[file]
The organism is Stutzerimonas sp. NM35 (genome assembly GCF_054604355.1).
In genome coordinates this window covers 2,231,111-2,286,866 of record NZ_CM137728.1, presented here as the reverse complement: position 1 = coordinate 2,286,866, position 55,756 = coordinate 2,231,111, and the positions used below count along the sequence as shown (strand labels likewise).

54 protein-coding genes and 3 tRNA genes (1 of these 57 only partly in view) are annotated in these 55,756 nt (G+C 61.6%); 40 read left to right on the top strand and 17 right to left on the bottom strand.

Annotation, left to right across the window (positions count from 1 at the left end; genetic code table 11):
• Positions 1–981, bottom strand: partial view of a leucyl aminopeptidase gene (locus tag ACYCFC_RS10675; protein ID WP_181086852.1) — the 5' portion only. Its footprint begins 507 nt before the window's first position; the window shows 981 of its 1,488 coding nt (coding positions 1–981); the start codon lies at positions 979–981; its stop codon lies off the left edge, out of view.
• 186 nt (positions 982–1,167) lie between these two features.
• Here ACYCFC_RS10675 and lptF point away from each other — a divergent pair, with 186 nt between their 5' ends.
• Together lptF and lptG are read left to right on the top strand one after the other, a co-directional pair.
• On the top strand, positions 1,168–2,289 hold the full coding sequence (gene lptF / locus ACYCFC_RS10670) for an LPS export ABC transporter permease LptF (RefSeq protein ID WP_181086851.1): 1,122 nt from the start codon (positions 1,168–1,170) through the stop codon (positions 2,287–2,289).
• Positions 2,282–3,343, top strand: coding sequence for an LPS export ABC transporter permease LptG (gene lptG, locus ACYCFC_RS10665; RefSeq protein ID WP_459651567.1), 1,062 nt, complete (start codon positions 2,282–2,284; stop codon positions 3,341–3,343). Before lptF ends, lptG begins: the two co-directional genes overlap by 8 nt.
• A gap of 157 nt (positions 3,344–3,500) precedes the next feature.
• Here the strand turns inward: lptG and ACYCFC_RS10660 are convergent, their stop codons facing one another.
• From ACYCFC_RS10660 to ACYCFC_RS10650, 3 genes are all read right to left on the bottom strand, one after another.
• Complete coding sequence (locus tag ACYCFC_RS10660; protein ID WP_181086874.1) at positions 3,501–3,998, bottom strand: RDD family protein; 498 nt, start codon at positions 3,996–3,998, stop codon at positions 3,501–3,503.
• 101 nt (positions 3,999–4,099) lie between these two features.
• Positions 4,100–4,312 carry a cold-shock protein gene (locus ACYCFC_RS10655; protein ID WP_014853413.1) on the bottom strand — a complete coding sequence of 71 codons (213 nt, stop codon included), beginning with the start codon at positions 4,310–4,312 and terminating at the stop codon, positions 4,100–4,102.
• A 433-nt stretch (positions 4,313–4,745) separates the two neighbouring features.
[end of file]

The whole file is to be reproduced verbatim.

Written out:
The organism is Stutzerimonas sp. NM35 (genome assembly GCF_054604355.1).
In genome coordinates this window covers 2,231,111-2,286,866 of record NZ_CM137728.1, presented here as the reverse complement: position 1 = coordinate 2,286,866, position 55,756 = coordinate 2,231,111, and the positions used below count along the sequence as shown (strand labels likewise).

54 protein-coding genes and 3 tRNA genes (1 of these 57 only partly in view) are annotated in these 55,756 nt (G+C 61.6%); 40 read left to right on the top strand and 17 right to left on the bottom strand.

Annotation, left to right across the window (positions count from 1 at the left end; genetic code table 11):
• Positions 1–981, bottom strand: partial view of a leucyl aminopeptidase gene (locus tag ACYCFC_RS10675; protein ID WP_181086852.1) — the 5' portion only. Its footprint begins 507 nt before the window's first position; the window shows 981 of its 1,488 coding nt (coding positions 1–981); the start codon lies at positions 979–981; its stop codon lies off the left edge, out of view.
• 186 nt (positions 982–1,167) lie between these two features.
• Here ACYCFC_RS10675 and lptF point away from each other — a divergent pair, with 186 nt between their 5' ends.
• Together lptF and lptG are read left to right on the top strand one after the other, a co-directional pair.
• On the top strand, positions 1,168–2,289 hold the full coding sequence (gene lptF / locus ACYCFC_RS10670) for an LPS export ABC transporter permease LptF (RefSeq protein ID WP_181086851.1): 1,122 nt from the start codon (positions 1,168–1,170) through the stop codon (positions 2,287–2,289).
• Positions 2,282–3,343, top strand: coding sequence for an LPS export ABC transporter permease LptG (gene lptG, locus ACYCFC_RS10665; RefSeq protein ID WP_459651567.1), 1,062 nt, complete (start codon positions 2,282–2,284; stop codon positions 3,341–3,343). Before lptF ends, lptG begins: the two co-directional genes overlap by 8 nt.
• A gap of 157 nt (positions 3,344–3,500) precedes the next feature.
• Here the strand turns inward: lptG and ACYCFC_RS10660 are convergent, their stop codons facing one another.
• From ACYCFC_RS10660 to ACYCFC_RS10650, 3 genes are all read right to left on the bottom strand, one after another.
• Complete coding sequence (locus tag ACYCFC_RS10660; protein ID WP_181086874.1) at positions 3,501–3,998, bottom strand: RDD family protein; 498 nt, start codon at positions 3,996–3,998, stop codon at positions 3,501–3,503.
• 101 nt (positions 3,999–4,099) lie between these two features.
• Positions 4,100–4,312 carry a cold-shock protein gene (locus ACYCFC_RS10655; protein ID WP_014853413.1) on the bottom strand — a complete coding sequence of 71 codons (213 nt, stop codon included), beginning with the start codon at positions 4,310–4,312 and terminating at the stop codon, positions 4,100–4,102.
• A 433-nt stretch (positions 4,313–4,745) separates the two neighbouring features.